Anghus Houvouras on Warner Bros.’ decision to cancel Batgirl and the ramifications for DC Films…
Streaming services are struggling as they try to steer their ships out of stormy seas. Subscriptions are down. Operating costs are up. Competition is at an all time high. Now executives are making difficult decisions that will impact the future of the entertainment industry.
The internet practically broke in half this week as the new bosses at Warner Bros. Discovery took a hatchet to a slate of programming that included DC projects like Batgirl and the animated Scoob! sequel Scoob! Holiday Haunt. It was a surprising move in a year that has seen the streaming bubble burst as Hollywood struggles to work out the math on content creation and profitability.
The knee-jerk reactions have been extremely unkind towards David Zaslav, the new CEO of Warner Bros. Discovery, which makes complete sense. Who’s going to take the side of a massive corporation when filmmakers and creators are having their work cancelled or completely abandoned after completion?
But David Zaslav might be onto something.
The last few years has seen companies carving out a roadmap for streaming services that seems reliant on further erasing the lines between the cinema and home entertainment. Netflix has invested billions of dollars producing massive events like Red Notice, The Adam Project and The Gray Man in order to appeal to big screen blockbuster enthusiasts. Disney has added TV versions of their most fabled franchises so that you’re never more than 30 days away from the next Marvel or Star Wars content. Warner Bros. made the controversial decision to release some of their biggest movies in theaters and on streaming services simultaneously.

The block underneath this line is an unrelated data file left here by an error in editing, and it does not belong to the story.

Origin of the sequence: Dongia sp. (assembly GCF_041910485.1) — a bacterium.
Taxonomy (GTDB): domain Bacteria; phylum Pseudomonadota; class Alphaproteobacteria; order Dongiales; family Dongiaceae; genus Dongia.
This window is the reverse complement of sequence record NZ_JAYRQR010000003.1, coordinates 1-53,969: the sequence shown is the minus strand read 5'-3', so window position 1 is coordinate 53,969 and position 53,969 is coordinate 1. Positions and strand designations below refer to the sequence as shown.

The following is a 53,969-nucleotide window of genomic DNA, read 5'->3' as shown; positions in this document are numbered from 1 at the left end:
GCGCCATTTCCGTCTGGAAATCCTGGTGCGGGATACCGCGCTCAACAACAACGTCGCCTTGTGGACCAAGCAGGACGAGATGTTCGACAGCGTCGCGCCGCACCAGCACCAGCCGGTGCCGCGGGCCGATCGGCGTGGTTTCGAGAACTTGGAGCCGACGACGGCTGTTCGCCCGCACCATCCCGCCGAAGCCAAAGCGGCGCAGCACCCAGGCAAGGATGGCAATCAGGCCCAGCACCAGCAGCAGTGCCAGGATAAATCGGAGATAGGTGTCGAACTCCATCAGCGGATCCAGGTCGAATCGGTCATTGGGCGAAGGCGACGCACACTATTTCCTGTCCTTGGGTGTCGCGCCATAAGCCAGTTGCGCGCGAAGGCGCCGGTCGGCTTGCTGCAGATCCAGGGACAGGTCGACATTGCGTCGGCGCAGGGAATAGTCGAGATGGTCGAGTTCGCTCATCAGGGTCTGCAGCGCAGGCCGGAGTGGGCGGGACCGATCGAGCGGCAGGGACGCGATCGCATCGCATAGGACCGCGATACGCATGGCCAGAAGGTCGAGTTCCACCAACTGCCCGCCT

And if we’re being honest, none of those moves have made things better for the consumer or the industry.
Netflix believed they could spend their way to success. Disney has devalued the most profitable franchises in the history of film to the point of fan fatigue. And Warner Bros. alienated a number of creators with a marketing ploy that ended up doing precious little to increase viewership.
Hollywood is currently in a state of flux. Old paradigms are still being applied to new situations. Take for instance the ridiculous notion of ‘watched hours’ to try and convey the ‘success’ of a project on a streaming service. That number might mean something on services that show ads. More ‘watched hours’ mean more ad revenue. But on services like Netflix that are ad-free, ‘watched hours’ is nothing more than a meaningless marketing metric.
For ad-free services like Netflix, the only number that matters is subscriber volume. Does it matter if Stranger Things season 4 is the most watched show in the history of the platform if they’re losing subscribers every quarter? While having popular content doesn’t hurt the platform, the number of hours watched is ultimately irrelevant if they cannot figure out how to exist in a world where the number of subscribers has ultimately plateaued.
While we don’t know the complete plan for Warner Bros. Discovery at this point, there is some inherent logic in the path that Zaslav is charting. If the last few years for streaming services have been about making the theatrical and home experiences more interchangeable, clearly defining your brands & franchises and understanding their value becomes extremely important.
Under the previous administration, Warner Bros. went on a splurge with their various intellectual properties and set up a number of projects like the Batgirl movie, the Blue Beetle movie, and spin-off series like The Penguin and Arkham Asylum being spawned from Matt Reeves’ The Batman movie. While there’s nothing inherently wrong with making more modestly budgeted productions of these DC properties, you could argue that these productions continue to target the same audience and don’t help diversify the creative portfolio to bring in new subscribers.
Does a $90 million dollar Batgirl movie that will only show on a streaming service sound like a good investment? Is it going to bring in new subscribers? Or does it appeal to a fan base that is already subscribed to the service because of massive library of content that already exists within that service? The new owners of HBO Max have quickly figured out something that is now hampering Netflix: the overwhelming cost vs. return of creating content that will only exist on a streaming platform is prohibitive to long term financial solvency.
So for Zaslav and the new management at Warner Bros. Discovery to see value in compartmentalizing their triple A franchises and brands into separate buckets kind of makes sense. Why spend $90 million on a streaming-only Batgirl movie with no A-list marketable talent and no additional opportunities for generating revenue?